Business as usual or

What are we learning and how do we go forward?

We are indeed living through a special moment.

Already before the global coronavirus outbreak, there was a noticeable increasing sensitivity to environmental issues, social and economic justice, democracy and peacebuilding. This stood in unfortunate contrast to the norm: denial of imminent ecological catastrophe, growing social and economic injustice in Europe and other parts of the world, responding to migration by sealing off borders, growing populist and nationalist tendencies reinforced by fake news.

The coronavirus is an occasion for many to reflect upon the world we live in and the world we want to care for. Today, not just some activists, but a broader spectrum of society seem to become aware of

  • How interdependent we are as one humanity in face of this ‘virus without borders’

  • How fragile we are individually and as states and that it is not weapons that will save us

  • How all the above mentioned subjects are interlinked and that we need to add even new ones to the list, like a just and efficient worldwide public health care

  • How much we need a really sustainable and just economy.

As a Church and Peace network we are also affected. We had to cancel our Annual General Meeting in the Netherlands in May as well as the meeting of the French speaking members in June. In addition to the coronavirus, our members in Croatia lived through an earthquake and those in Kosovo through a US-manipulated overthrow of their government. Both of these events have gone next to unnoticed. We just mention two of many examples in countries where Church and Peace does have members.

The risk for us all is that ‘the day after’ we try to pick up our former habits again, to ‘catch up on things’, or to be absorbed again by ‘business as usual’ and that we miss out on what we have learnt or what we could learn.

We want to know what moves our members in the different regions at this moment. How did we live through these past months? What are the challenges waiting for us now, personally and as Church and Peace network?

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We suggest that, whenever it is possible again, we come together, either as regional meetings or as smaller groups of individuals and that we share about how all this affects us as corporate, associated and individual members. And should this not be possible in a foreseeable future, let us have an online communication. What are our experiences, what comes to our minds, what are our questions and the seeds of meaning, change and acting we find?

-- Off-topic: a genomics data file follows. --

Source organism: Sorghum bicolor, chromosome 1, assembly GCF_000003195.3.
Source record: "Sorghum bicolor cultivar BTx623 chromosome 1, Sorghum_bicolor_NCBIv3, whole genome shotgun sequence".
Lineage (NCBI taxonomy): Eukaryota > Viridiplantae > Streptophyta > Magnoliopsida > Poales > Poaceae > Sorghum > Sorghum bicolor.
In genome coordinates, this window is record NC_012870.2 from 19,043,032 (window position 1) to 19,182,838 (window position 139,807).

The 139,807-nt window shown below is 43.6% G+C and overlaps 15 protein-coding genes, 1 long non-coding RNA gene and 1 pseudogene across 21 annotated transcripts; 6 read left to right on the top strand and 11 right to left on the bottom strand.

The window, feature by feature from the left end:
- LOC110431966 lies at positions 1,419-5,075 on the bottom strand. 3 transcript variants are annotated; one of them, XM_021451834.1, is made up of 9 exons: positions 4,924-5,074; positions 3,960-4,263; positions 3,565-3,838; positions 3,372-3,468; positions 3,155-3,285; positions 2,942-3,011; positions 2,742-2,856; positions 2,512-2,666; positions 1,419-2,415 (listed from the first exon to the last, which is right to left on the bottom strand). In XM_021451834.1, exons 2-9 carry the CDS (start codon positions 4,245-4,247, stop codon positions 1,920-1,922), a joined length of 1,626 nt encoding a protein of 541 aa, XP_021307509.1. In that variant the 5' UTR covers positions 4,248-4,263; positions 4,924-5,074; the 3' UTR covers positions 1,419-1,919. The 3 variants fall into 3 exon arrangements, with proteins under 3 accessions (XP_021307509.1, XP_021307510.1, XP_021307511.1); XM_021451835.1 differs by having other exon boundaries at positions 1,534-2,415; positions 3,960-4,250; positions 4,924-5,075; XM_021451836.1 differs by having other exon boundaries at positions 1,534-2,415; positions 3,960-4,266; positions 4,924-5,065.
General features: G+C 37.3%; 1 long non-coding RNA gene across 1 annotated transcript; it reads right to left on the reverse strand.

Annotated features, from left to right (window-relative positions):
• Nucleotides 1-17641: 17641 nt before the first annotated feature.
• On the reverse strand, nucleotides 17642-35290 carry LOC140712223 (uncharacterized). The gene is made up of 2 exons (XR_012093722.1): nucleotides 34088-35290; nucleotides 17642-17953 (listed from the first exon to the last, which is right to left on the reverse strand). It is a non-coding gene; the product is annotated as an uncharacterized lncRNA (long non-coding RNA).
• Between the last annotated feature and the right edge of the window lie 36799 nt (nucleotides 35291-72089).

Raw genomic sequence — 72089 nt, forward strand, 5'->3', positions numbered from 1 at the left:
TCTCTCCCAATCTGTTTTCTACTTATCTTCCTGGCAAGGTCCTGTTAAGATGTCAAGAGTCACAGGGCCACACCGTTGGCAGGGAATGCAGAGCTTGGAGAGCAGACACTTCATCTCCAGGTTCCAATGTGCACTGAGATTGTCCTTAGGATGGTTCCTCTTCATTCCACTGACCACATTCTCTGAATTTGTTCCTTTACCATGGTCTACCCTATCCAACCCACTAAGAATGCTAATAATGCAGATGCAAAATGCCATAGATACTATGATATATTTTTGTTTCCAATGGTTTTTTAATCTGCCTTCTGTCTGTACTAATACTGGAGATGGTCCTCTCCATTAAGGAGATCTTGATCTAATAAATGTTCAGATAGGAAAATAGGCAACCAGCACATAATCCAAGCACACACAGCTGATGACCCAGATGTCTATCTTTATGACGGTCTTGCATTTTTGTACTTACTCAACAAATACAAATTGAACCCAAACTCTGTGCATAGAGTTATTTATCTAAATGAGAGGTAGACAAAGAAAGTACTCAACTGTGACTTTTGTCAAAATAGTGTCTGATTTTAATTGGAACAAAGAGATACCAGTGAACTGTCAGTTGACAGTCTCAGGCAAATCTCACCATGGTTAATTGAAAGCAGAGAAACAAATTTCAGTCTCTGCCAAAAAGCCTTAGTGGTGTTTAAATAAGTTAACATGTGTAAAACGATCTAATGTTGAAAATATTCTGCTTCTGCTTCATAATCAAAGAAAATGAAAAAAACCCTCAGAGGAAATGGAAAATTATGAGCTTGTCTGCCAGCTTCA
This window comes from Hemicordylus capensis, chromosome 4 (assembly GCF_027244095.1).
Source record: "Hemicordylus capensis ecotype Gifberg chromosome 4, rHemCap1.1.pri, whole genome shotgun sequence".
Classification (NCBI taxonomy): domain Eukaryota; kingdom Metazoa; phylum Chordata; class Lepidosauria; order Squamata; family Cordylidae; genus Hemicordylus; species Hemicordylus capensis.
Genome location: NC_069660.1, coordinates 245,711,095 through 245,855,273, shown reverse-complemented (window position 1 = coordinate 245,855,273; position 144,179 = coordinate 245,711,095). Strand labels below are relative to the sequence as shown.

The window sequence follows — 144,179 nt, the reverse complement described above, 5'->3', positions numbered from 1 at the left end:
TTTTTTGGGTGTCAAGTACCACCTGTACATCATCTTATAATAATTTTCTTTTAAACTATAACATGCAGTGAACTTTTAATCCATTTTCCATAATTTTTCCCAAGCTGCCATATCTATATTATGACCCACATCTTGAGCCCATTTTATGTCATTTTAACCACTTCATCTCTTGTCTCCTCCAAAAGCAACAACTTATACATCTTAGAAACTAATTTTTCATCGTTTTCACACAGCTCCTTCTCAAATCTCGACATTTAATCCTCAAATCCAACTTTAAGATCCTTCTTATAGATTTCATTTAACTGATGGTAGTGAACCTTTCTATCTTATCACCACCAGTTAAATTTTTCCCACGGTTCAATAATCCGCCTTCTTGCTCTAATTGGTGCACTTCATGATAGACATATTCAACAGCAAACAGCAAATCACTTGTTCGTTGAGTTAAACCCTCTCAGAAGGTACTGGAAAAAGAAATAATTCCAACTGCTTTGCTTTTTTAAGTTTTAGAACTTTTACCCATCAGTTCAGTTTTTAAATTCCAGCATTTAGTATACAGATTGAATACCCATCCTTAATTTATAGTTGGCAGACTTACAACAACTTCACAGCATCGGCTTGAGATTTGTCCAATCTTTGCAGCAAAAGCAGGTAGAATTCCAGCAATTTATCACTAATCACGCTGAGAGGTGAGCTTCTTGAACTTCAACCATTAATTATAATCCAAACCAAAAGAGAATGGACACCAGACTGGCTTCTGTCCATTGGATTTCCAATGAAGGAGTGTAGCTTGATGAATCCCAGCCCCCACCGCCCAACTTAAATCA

The objectives for these meetings are:

  • To name the signs of the time: put words on the experience and insights of these last months

  • To discern the signs of the time: see what is specific to regions and what we share in common; what are the themes challenging us as a Church and Peace network?

  • To take responsibility for the signs of the time within our scope: what can our members do and how can the members of the network support each other in the realisation of what we have discerned as a call for us?

We propose a simple methodology, linking in with the Word of God that will lead us through times of deep sharing of

  • What we have become aware of on a personal, intellectual, political and spiritual level?

  • How perhaps our lives and commitments are changing in the light of this experience?

  • How we feel challenged to go forward together?

We call upon our members who are interested in bringing this process to life.

Let us discover what the Spirit wants to say to us today! As a network, we want to hear all voices and take them into account. We may take up themes at our Annual General Meetings and conferences; they may connect us to new people or initiatives; the answers may inspire new input on our website and for a revised leaflet. Who knows?

And we may feel that Paul is speaking to us too when he writes: ‘My prayer for you is that your love for each other may increase more and more and never stop improving your knowledge and deepening your perception so that in all you may recognise what is best.’ (Phil 1:9-10)

Take part in the conversation!

Use the dialogue paper and request the facilitation guidelines from the International Office to organise a discussion.